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Many infants that undergo cardiac surgery develop an aged immune system

News: Jul 07, 2016

Infants that undergo cardiac surgery often have their thymus gland removed. The thymus performs important functions during the development of the immune system and a new study at Sahlgrenska Academy shows that infants, whose thymus was surgically removed, have an immune system at 18 years of age comparable to one normally seen in 65-70 year-olds.

Approximately 1 percent of all children are born with heart defects and, since the 1980s, the number of children undergoing corrective heart surgery during the newborn period has increased.

During major cardiac surgery where the heart is accessed from the front the thymus gland, which is in the way and prevents access to the heart, is often removed. Today, approximately 250-300 children per year have their thymus glands removed in connection with cardiac surgery in Sweden.

Effects of having thymus removed

A new study at Sahlgrenska Academy, University of Gothenburg, has followed up children who have undergone cardiac surgery, where their thymus was removed. The children were examined before the operation, 18 months after the operation and at 18 years of age, to examine the immunological and clinical effects of having had their thymus removed.

“Overall, the study shows that children who have had their thymus gland removed as infants have a greatly altered immune system at 18 years of age. This can be compared to how it normally appears at 65-70 years of age,” says Judith Gudmundsdottir, Pediatrician and PhD student at Sahlgrenska Academy.

Clear immunological deviation

The results show that at 18 years of age, children had a clear immunological deviation, with an absence of newly generated T-cells, low numbers of T-cells with shortened telomeres and a deviant receptor repertoire.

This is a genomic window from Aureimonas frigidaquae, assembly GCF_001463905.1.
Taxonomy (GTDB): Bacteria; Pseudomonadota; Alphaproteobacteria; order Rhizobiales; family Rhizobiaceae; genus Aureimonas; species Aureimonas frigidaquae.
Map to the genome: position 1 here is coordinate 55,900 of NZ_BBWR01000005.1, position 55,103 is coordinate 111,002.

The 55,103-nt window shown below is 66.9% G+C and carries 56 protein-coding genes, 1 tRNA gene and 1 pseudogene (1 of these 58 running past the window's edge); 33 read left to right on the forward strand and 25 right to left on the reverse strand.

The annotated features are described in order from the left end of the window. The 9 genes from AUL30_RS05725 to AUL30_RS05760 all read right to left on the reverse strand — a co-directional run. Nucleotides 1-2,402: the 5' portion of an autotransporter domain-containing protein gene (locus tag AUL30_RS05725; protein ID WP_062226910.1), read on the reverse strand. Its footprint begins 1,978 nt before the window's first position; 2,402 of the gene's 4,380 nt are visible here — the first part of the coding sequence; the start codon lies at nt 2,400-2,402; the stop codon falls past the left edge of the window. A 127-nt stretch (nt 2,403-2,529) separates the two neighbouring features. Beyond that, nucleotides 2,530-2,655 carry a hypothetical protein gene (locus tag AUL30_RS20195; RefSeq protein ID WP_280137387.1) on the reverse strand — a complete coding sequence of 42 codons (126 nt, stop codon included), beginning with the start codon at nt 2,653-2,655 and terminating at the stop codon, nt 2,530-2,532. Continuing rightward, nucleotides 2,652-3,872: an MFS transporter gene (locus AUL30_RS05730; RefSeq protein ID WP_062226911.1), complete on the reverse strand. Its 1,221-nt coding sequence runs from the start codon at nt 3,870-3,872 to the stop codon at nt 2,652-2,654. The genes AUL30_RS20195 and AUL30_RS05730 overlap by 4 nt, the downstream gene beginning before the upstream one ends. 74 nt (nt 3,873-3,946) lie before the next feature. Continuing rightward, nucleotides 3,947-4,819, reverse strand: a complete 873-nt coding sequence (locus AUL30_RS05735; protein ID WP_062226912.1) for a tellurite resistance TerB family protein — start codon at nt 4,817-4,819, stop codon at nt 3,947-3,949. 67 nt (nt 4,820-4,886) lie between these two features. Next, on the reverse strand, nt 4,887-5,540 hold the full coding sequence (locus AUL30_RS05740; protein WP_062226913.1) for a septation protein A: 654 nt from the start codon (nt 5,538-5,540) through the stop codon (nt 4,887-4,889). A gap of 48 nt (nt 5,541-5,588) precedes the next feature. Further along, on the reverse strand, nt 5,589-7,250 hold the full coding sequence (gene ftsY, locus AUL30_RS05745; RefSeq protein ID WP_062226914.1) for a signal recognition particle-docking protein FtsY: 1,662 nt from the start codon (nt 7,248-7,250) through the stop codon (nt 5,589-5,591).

11 children born between 1993-1995 that had been operated on before the age of six months, at Queen Silvia’s Children’s Hospital that is part of Sahlgrenska University Hospital, were included in the follow-up study.

“It is difficult to draw any definite conclusions as to the clinical implications of having the thymus removed, as the study contained a relatively small number of people. It is, however, clear that further studies are needed to eventually be able to recommend changed surgical methods where the thymus is not removed during cardiac surgery,” says Olov Ekwall, Professor and Consulting Physician at Sahlgrenska Academy.

The study, Early thymectomy leads to premature immunological ageing; an 18-year follow-up, is published in the Journal of Allergy and Clinical Immunology, one of the leading journals in clinical immunology, July 7th.

Judith Gudmundsdottir, Pediatrician and Researcher, Sahlgrenska Academy, University of Gothenburg

Olov Ekwall, Consulting Physician and Professor, Sahlgrenska Academy, University of Gothenburg



Originally published on: sahlgrenska.gu.se

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